During his 2004 electoral campaign, José Luis Rodríguez Zapatero (PSOE) promised to make gay marriage legal. A year after becoming head of the Spanish government, the former prime minister kept his word: "This measure was close to his heart," assures Ricardo Parellada, a philosophy lecturer at the Complutense University of Madrid, "There were a lot of protests from the church and the Popular Party, but it's now no longer an issue."
Why? Because "around 70% of the current population is in favour of gay marriage," confirms Fernando Amérigo, Head of the Church Law Department of the same university.
"Thank God, the church is losing its power in politics and gaining more of it in social life," says a delighted Father Angel. The influence of religion on groups and organisations could not be more obvious in Spain. The biggest Spanish NGOs were founded on Christian values: Caritas, Messengers of Peace... and even Oxfam!
The latter, an international NGO, first came to the land of Cervantes by merging with a Jesuit organisation, Intermón, which was active in the field of international development. It is still called Oxfam-Intermón today.
Francisco, 42, originally from Saragossa, goes to four Catholic organisations to get food every day. "I depend on charity organisations," he explains at the entrance to San Antonio, "I am a believer; it is God who shows me the way. I come here to establish links."
Even though the church is losing political influence, it still enjoys unique privileges. For example, some 0.7% of taxes go to the Catholic Church. Of this amount, 90% is used to pay clerics. Taxpayers have several options: they can give money to the Catholic Church, to social organisations, and/or do nothing. Other religions do not enjoy such favours.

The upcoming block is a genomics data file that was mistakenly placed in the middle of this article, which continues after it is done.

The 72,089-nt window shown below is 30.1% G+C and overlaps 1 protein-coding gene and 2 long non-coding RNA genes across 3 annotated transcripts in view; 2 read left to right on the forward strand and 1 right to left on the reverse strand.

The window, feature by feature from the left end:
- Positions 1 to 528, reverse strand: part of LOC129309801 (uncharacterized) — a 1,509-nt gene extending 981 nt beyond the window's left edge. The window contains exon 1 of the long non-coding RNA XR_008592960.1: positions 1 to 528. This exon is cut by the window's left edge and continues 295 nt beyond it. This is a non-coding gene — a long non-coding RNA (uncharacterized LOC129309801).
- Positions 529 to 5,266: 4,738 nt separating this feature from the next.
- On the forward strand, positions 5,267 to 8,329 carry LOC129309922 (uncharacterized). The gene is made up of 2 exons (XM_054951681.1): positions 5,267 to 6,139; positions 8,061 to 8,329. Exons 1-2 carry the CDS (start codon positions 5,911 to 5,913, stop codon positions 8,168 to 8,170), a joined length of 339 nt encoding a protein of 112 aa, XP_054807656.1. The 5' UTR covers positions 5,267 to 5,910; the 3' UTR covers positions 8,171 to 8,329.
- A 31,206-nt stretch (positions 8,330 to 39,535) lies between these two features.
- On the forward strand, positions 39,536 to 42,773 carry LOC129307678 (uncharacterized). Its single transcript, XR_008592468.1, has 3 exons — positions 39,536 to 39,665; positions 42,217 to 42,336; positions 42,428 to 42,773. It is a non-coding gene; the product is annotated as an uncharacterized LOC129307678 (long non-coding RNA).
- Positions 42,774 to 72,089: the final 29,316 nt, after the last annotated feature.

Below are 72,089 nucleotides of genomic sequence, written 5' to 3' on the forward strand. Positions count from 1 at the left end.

Henri, 70 years old – a homeless person of Palestinian origin – comes every day to get his sandwich from San Antonio. "The church received 800 million euros last year," he explains, "It's marketing, a kind of propaganda to keep the church going. The church is cheating because it's the state that's actually giving it the money."
Besides tax advantages, "it is the church that decides on lecturers and the content of school courses," explains Fernando Amérigo, "the state has no say in it." After a series of changes in the school curriculum, the Prime Minister, Mariano Rajoy, took measures to fight the drop in the number of pupils who take religious studies.
"Religion did not used to be part of pupils' assessment," Fernando continues, "Now they have to choose between religion and ethical values. Those who choose religion are sure to get good grades, which further opens the door to universities."
The Church of San Antonio stands as a symbol in the Spanish Catholic landscape. This is the first time that Messengers of Peace have their own church, a token of the Catholic movement drawing closer to social life. Even though it keeps some of its privileges, the Church is losing its political influence. It will need an excellent Wi-Fi network in order to get it back.
This feature report is a part of our EUtoo 'on the ground' project in Madrid, seeking to give a voice to disenchanted youth. It is funded by the European Commission.